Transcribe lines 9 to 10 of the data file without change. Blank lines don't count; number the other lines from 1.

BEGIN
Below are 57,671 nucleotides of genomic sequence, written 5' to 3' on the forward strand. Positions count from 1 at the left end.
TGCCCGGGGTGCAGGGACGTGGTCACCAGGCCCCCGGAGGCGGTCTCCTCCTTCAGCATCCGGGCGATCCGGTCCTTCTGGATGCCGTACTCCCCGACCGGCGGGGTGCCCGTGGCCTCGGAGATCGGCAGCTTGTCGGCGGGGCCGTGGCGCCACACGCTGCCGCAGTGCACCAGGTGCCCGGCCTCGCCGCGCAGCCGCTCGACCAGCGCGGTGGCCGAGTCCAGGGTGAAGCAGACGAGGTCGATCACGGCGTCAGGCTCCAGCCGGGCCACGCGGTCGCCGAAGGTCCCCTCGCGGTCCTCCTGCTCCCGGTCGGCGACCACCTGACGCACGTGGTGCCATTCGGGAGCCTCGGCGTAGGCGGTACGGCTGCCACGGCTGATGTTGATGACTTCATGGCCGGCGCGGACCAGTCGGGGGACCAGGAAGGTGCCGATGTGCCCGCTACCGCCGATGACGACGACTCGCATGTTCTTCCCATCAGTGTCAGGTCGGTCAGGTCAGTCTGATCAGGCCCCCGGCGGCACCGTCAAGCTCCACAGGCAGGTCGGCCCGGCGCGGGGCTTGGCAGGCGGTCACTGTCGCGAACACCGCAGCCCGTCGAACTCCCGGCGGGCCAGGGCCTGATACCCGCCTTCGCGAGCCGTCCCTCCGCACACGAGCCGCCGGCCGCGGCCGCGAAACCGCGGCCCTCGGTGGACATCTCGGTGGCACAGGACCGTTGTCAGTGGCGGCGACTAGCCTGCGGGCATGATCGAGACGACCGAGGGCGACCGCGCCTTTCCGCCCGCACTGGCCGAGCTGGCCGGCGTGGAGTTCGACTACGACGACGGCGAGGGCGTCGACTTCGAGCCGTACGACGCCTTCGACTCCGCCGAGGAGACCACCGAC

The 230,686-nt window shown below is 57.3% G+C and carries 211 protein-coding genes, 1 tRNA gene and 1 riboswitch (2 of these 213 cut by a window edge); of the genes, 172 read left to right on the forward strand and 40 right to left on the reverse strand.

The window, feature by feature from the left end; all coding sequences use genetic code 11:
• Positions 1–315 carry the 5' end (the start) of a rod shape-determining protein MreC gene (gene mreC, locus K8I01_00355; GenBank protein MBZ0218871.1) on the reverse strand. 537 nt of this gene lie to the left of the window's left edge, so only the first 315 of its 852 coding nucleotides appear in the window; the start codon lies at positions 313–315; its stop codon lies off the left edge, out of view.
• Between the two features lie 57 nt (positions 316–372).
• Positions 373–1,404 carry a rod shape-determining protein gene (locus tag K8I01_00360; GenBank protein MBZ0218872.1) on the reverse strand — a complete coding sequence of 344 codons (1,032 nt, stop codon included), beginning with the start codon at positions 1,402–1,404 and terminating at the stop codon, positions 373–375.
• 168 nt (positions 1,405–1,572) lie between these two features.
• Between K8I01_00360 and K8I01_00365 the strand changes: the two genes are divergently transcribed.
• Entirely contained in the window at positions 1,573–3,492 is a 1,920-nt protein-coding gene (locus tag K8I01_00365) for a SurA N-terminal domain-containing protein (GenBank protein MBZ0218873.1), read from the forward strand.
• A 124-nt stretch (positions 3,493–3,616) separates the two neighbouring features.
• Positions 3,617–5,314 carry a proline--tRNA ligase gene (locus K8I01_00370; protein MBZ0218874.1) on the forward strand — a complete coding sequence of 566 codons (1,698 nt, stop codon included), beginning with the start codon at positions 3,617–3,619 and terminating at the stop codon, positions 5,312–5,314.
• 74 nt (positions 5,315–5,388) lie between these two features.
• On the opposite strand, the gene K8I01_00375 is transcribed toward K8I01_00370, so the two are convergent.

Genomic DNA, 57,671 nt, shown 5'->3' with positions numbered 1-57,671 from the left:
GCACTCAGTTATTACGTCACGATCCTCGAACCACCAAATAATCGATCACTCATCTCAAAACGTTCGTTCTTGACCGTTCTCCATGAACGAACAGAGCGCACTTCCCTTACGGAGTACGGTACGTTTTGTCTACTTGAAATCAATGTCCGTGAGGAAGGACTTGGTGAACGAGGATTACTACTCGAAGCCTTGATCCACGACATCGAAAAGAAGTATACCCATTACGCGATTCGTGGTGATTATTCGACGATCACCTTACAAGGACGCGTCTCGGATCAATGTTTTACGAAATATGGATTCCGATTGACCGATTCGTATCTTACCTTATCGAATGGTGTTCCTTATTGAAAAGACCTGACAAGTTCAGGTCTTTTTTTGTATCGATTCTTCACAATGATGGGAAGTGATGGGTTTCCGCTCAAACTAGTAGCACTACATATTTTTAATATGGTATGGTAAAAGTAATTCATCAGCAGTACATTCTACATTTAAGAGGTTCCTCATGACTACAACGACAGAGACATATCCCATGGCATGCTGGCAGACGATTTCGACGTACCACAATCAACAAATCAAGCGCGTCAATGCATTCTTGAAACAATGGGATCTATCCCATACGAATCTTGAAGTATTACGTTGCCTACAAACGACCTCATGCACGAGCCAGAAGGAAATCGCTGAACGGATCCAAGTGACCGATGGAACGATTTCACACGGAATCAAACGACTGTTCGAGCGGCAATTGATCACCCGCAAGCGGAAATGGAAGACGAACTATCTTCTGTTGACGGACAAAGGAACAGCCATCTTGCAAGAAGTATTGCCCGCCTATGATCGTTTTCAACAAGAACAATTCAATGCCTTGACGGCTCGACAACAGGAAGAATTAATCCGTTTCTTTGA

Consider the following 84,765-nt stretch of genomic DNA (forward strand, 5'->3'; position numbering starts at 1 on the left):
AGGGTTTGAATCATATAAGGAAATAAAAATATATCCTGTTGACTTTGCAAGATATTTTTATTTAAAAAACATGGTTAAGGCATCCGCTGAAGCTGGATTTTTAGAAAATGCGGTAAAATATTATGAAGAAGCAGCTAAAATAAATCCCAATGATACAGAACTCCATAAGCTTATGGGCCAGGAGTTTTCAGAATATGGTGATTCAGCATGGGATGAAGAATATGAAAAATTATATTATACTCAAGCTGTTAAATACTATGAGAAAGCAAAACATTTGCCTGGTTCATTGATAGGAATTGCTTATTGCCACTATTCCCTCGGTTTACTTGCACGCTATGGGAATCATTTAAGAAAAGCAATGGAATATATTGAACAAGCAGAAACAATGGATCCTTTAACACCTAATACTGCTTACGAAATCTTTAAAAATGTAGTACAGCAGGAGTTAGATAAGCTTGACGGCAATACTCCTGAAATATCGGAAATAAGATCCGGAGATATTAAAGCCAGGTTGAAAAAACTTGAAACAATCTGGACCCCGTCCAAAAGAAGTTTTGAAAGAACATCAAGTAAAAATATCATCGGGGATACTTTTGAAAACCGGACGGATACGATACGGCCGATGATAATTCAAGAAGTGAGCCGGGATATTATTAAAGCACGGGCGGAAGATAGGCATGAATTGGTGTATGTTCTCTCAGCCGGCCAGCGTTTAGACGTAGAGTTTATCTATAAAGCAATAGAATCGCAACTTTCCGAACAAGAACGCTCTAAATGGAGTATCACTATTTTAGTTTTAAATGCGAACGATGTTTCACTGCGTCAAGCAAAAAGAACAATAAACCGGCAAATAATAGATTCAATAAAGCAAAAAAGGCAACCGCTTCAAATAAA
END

• Between K8I01_00360 and K8I01_00365 the strand changes: the two genes are divergently transcribed.
• Entirely contained in the window at positions 1,573–3,492 is a 1,920-nt protein-coding gene (locus tag K8I01_00365) for a SurA N-terminal domain-containing protein (GenBank protein MBZ0218873.1), read from the forward strand.